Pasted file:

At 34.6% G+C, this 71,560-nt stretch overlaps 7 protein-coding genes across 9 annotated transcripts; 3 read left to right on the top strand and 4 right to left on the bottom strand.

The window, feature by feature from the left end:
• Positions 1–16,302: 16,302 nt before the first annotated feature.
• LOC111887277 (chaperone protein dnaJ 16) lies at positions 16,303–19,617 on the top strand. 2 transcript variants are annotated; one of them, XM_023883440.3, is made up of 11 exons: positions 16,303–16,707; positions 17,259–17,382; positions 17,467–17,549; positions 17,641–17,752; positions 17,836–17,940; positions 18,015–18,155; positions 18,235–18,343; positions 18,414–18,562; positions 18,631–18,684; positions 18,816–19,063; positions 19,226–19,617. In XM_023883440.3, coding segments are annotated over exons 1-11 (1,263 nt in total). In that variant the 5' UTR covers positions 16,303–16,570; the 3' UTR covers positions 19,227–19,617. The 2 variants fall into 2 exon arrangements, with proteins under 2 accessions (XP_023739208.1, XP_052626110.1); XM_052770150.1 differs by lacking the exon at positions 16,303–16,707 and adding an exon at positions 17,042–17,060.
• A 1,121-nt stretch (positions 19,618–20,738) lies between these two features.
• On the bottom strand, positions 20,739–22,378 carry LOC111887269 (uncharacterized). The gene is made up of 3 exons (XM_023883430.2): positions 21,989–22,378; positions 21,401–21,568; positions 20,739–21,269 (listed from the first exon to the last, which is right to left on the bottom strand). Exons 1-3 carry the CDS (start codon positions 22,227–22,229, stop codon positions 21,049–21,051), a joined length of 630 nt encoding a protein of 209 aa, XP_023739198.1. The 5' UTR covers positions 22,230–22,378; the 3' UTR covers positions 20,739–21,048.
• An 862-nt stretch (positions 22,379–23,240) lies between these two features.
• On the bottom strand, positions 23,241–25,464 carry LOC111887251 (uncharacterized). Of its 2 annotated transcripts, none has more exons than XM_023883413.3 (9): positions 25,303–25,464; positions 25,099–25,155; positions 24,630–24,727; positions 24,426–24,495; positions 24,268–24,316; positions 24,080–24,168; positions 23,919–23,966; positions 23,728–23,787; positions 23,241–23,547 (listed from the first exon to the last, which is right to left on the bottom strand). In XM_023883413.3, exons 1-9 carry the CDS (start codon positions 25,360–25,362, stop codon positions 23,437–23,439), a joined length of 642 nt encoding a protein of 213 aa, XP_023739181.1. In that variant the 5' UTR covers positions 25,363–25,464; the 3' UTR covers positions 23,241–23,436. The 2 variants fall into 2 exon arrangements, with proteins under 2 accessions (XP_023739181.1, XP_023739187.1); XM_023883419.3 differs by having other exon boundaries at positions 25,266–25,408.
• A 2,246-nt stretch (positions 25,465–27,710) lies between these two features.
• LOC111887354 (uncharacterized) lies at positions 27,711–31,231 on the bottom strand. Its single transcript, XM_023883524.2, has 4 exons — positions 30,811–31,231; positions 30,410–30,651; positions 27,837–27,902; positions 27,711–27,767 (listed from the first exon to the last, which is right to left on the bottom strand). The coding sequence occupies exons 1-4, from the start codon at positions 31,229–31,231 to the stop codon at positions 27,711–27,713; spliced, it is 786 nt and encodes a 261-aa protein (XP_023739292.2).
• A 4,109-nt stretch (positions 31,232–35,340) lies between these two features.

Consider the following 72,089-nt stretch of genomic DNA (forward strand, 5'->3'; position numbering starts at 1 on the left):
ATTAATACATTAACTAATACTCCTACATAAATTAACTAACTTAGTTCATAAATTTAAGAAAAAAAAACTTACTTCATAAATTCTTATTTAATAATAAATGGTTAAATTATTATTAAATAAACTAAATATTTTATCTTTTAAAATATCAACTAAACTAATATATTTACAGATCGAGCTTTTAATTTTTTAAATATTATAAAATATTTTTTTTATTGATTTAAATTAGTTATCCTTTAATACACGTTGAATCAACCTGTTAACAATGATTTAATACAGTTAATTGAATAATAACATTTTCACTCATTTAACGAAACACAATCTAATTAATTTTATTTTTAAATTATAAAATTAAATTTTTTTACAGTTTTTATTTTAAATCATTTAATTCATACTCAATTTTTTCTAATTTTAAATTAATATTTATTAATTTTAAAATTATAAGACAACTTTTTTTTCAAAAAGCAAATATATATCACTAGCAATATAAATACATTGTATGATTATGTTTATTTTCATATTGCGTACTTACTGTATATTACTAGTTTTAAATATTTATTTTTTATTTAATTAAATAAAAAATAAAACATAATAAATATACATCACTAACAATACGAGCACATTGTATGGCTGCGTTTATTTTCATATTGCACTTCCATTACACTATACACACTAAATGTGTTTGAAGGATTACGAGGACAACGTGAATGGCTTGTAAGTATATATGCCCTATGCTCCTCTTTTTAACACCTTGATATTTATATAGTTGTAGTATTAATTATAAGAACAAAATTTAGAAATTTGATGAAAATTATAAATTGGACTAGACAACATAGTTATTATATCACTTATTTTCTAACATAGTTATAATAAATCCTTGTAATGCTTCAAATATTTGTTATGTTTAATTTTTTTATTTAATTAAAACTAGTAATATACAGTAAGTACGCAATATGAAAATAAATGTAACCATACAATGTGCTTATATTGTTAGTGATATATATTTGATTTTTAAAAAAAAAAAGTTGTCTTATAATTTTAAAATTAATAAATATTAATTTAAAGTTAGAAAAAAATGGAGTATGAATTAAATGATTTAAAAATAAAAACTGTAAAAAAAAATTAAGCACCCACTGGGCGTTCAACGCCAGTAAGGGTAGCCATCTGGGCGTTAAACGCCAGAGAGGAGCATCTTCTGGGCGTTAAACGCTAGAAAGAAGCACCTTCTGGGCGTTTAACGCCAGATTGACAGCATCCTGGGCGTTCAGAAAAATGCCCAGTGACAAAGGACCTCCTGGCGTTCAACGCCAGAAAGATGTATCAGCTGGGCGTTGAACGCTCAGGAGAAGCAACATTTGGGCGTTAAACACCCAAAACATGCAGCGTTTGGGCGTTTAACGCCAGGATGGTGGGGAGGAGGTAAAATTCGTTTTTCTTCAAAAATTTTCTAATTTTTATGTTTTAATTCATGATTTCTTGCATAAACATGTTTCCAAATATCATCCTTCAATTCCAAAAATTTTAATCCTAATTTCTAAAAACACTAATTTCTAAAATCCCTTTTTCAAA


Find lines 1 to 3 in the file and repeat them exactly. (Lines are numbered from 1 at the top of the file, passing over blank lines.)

At 34.6% G+C, this 71,560-nt stretch overlaps 7 protein-coding genes across 9 annotated transcripts; 3 read left to right on the top strand and 4 right to left on the bottom strand.

The window, feature by feature from the left end:
• Positions 1–16,302: 16,302 nt before the first annotated feature.